Mitochondria, Plastids and DNA inheritance

Keith Robison robison1 at husc10.harvard.edu
Tue Feb 15 12:48:47 EST 1994


cummins at possum.murdoch.edu.au (Jim Cummins) writes:

>" Direct evidence of plastid DNA and mitochondrial DNA in sperm cells
>in relation to biparental inheritance of organelle DNA in Pelargonium
>zonale by fluorescence electron microscopy" A Kuroiwa,et al  Eur J 
>Cell Biol  (1993) 62: 307-313
>According to this paper's abstract both plastids and mitochondria
>contain DNA and may show  biparental inheritance. 

>Two questions
>(1) Is there any other evidence that plastids contain unique DNA?
Yes, though you probably already knew that -- it just most people
aren't familiar with the term plastid -- the generic name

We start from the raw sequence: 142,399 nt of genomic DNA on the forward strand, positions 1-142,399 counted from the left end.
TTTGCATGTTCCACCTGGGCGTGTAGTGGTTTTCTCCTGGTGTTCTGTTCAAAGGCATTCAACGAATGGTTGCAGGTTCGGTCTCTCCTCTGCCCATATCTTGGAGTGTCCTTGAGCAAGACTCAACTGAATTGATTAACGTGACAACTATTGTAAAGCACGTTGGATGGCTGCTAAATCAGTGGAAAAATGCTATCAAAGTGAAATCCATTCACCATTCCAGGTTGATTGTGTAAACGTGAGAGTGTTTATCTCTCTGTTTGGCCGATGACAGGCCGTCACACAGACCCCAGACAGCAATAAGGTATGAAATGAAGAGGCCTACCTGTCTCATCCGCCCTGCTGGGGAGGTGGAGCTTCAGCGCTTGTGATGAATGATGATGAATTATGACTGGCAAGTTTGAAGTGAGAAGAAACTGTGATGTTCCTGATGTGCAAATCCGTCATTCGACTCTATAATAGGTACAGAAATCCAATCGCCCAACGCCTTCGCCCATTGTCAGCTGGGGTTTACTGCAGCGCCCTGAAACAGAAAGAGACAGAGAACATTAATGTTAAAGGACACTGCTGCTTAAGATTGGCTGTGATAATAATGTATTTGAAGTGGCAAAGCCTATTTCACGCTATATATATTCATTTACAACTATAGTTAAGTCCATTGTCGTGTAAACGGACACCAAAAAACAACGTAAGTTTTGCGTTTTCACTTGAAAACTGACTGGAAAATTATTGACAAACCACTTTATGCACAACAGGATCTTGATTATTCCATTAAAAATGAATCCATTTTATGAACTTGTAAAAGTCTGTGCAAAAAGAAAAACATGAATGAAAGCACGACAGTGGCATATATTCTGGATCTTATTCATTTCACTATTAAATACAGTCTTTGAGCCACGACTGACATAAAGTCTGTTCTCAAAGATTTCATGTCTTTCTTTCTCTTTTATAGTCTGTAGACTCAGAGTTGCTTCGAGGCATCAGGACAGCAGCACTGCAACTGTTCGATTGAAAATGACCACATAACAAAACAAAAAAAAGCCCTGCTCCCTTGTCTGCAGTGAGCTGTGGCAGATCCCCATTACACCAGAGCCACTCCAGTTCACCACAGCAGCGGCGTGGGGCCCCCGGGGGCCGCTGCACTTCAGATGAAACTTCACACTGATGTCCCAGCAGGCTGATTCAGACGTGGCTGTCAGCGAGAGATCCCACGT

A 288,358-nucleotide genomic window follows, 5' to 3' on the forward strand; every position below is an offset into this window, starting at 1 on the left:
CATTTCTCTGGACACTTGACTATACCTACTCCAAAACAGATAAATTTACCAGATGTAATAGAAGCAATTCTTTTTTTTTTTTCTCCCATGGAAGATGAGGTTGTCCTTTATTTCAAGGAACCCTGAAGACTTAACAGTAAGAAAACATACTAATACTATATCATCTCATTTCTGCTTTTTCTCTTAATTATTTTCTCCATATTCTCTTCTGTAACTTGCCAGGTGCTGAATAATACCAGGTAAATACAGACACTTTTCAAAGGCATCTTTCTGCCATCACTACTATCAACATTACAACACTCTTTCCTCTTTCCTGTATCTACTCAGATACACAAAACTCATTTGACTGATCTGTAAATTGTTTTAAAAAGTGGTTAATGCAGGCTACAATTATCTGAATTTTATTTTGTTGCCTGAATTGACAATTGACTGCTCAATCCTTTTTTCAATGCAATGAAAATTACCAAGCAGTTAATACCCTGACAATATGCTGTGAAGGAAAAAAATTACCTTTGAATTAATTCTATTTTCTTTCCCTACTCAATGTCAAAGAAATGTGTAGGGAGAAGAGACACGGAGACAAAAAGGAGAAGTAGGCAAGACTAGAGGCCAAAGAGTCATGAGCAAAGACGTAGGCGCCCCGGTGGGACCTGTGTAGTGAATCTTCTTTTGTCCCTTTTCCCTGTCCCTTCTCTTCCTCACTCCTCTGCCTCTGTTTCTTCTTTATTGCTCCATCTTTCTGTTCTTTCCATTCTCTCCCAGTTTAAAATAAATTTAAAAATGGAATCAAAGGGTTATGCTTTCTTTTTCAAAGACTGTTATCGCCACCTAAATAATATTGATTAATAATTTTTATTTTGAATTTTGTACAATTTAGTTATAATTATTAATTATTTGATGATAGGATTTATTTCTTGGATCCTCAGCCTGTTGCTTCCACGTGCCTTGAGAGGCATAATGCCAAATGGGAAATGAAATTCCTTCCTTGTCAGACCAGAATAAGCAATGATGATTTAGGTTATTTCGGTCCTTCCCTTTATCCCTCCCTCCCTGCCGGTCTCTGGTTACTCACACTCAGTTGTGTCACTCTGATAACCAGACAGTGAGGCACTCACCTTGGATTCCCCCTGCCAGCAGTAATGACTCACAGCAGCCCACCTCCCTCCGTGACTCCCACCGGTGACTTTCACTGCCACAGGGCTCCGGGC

covering chloroplasts, cyanelles, chromoplasts, etc.

>(2) Is there any other evidence of biparental inheritance of
>non-nuclear DNA?  I thought maternal inheritance was obligatory. 

Maternal or paternal inheritance is known for organelles.  Many plants
inherit plastids (that word again! :-) from one parent and mitochondria
from the other, while others inherit both from the same parent.
Biparental inheritance of organelles is a rare phenomenon as
far as I know (in Chlamydomonas, a green alga, rare biparental
organelle inheritance events have been used to recombinationally
map the organelle genomes).


Keith Robison
Harvard University
Department of Cellular and Developmental Biology
Department of Genetics / HHMI

krobison at nucleus.harvard.edu 






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